Whenever researchers spot a tagged angler, they will scan the bar code, measure the specimen, take blood, hair and tooth samples and quickly return the angler to his or her environment.
Gurney expects fishery managers, tourist bureaus, travel agents and sporting goods mail order companies will pay top money to learn intimate details about anglers.
The spouses of anglers have also shown intense interest in the study and could constitute an additional source of funding.
"Just last weekend," Gurney said, "I overheard a woman named Emma say she'd give a million bucks to find out where her fishing nut husband, Ike, was until 2 a.m. Sunday morning. "Thanks to the study, we'll be able to tell her."
Gurney believes his study will correct many misconceptions about anglers. "Television skews our ideas about them." he said. "Saturday morning fishing programs portray anglers as flannel-clad philosophical types, who pause frequently to admire scenery and who spontaneously kiss their trophy fish.
"When they're not fishing, the TV would have us believe they are tying flies, wrapping guides on fishing poles or rhapsodizing over their last fishing trip while petting their trusted, long-haired sporting dogs.
"Frankly, our study shows that fewer than 50 percent of anglers own dogs," Gurney said, "and of that group, we've found that less than 20 percent of them actively pet."
The study has so far yielded few surprises about the behavior of anglers. Preliminary data reaffirms the fact that they lead rather predictable lives. They embark on major morning and evening feeding periods and will snack at midday.
Seasonal activity peaks in spring and summer. Dormancy is common in winter and is usually accompanied by pronounced weight gains.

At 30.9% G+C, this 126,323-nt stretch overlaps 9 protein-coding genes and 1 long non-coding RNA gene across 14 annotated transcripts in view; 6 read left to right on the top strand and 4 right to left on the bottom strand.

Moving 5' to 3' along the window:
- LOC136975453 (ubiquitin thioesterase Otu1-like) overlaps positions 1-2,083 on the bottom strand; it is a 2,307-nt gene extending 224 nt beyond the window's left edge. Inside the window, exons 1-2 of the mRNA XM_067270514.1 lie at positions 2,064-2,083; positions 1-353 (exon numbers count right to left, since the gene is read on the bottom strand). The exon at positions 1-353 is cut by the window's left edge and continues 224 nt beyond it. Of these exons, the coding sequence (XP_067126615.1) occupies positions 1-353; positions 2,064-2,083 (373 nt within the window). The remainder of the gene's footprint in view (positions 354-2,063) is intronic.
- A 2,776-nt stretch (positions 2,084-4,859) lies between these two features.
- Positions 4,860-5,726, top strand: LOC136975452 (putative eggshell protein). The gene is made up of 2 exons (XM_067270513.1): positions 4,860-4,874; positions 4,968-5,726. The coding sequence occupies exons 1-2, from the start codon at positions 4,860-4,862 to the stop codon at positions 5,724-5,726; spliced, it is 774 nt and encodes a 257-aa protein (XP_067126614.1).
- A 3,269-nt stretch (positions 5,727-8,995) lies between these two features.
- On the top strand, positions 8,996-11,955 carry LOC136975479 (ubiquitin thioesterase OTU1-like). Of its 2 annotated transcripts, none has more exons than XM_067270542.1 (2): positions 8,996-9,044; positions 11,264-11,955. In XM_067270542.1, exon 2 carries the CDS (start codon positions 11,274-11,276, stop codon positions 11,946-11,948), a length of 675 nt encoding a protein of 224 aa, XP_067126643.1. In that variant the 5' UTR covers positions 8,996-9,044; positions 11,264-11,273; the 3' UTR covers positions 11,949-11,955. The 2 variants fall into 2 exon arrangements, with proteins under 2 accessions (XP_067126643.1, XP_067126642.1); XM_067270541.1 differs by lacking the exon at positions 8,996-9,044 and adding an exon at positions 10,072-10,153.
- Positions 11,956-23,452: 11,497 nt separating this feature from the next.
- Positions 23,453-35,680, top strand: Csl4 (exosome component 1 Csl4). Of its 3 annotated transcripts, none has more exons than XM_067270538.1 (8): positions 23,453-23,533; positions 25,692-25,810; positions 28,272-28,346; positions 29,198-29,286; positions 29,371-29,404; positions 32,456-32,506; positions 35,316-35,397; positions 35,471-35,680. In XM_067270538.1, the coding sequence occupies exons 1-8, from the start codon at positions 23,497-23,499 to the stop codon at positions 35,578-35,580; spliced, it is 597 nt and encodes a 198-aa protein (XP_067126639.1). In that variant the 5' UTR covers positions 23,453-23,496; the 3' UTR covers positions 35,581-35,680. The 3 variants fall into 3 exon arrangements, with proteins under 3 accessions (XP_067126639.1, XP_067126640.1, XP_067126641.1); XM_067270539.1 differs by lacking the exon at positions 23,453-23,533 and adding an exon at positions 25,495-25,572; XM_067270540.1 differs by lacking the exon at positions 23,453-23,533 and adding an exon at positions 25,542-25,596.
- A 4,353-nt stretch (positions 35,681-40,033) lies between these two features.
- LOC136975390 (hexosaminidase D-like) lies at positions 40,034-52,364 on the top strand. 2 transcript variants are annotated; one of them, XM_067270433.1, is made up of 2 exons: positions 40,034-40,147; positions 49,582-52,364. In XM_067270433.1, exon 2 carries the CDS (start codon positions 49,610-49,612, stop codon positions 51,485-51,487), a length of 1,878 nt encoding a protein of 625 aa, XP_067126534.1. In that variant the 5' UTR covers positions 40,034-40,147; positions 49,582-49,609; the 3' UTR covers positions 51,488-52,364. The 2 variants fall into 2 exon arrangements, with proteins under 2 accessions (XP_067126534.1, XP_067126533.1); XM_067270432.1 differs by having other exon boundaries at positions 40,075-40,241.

Gurney says he has identified three subspecies of anglers that have evolved distinct language and customs. They include Generation X anglers, Baby Boomers and, of course, the notorious Old Anglers Fishing Society (OAFS), a sedentary, grumbling subset that comprises the principal predator species at community fishing lakes.
Researchers have determined that anglers of each group gather together in large, noisy schools that frequently locate near structure, especially structure that contains bar stools and a big-screen TV.
Gurney said he also hopes someday to complete a comprehensive study of the reproductive habits of anglers. He noted, however, that poor lighting conditions have frustrated his attempts to obtain accurate observations and measurements of mating patterns.
I asked Gurney if any of the data he has collected has produced any startling revelations about anglers.
"Two incontrovertible facts!" he exclaimed. "We have determined that 9.3 out of 10 anglers put their faith in a lucky hat. We've also found that close to 100 percent avoid yard work. In fact, we've yet to spot a tagged angler raking leaves or trimming a hedge."
The world eagerly awaits more results from this fascinating scientific study. In the meantime, Gurney asks anyone spotting a color-tagged angler to carefully note the time, the date, the location and, of course, his or her condition.